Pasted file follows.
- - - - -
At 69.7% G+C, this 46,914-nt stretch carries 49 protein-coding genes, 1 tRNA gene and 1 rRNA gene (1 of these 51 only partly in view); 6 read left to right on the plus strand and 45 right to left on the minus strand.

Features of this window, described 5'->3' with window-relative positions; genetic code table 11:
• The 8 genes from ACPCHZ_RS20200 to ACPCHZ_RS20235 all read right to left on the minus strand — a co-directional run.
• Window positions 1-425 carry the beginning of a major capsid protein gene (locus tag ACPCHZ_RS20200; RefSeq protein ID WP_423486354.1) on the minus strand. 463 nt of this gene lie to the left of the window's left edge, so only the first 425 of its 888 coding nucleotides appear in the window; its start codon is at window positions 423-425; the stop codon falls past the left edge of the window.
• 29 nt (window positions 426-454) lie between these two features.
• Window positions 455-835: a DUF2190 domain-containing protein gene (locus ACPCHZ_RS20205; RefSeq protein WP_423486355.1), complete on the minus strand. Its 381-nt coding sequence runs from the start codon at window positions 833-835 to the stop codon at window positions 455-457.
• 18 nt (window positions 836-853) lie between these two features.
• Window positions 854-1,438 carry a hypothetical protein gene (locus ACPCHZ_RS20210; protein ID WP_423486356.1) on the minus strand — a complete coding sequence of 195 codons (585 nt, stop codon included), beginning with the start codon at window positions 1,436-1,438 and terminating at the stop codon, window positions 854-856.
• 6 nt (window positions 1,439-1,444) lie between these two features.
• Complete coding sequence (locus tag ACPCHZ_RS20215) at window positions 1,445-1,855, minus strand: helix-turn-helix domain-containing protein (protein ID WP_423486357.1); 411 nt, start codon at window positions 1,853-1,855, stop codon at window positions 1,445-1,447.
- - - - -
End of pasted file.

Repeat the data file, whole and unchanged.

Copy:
At 69.7% G+C, this 46,914-nt stretch carries 49 protein-coding genes, 1 tRNA gene and 1 rRNA gene (1 of these 51 only partly in view); 6 read left to right on the plus strand and 45 right to left on the minus strand.

Features of this window, described 5'->3' with window-relative positions; genetic code table 11:
• The 8 genes from ACPCHZ_RS20200 to ACPCHZ_RS20235 all read right to left on the minus strand — a co-directional run.
• Window positions 1-425 carry the beginning of a major capsid protein gene (locus tag ACPCHZ_RS20200; RefSeq protein ID WP_423486354.1) on the minus strand. 463 nt of this gene lie to the left of the window's left edge, so only the first 425 of its 888 coding nucleotides appear in the window; its start codon is at window positions 423-425; the stop codon falls past the left edge of the window.
• 29 nt (window positions 426-454) lie between these two features.
• Window positions 455-835: a DUF2190 domain-containing protein gene (locus ACPCHZ_RS20205; RefSeq protein WP_423486355.1), complete on the minus strand. Its 381-nt coding sequence runs from the start codon at window positions 833-835 to the stop codon at window positions 455-457.
• 18 nt (window positions 836-853) lie between these two features.
• Window positions 854-1,438 carry a hypothetical protein gene (locus ACPCHZ_RS20210; protein ID WP_423486356.1) on the minus strand — a complete coding sequence of 195 codons (585 nt, stop codon included), beginning with the start codon at window positions 1,436-1,438 and terminating at the stop codon, window positions 854-856.
• 6 nt (window positions 1,439-1,444) lie between these two features.
• Complete coding sequence (locus tag ACPCHZ_RS20215) at window positions 1,445-1,855, minus strand: helix-turn-helix domain-containing protein (protein ID WP_423486357.1); 411 nt, start codon at window positions 1,853-1,855, stop codon at window positions 1,445-1,447.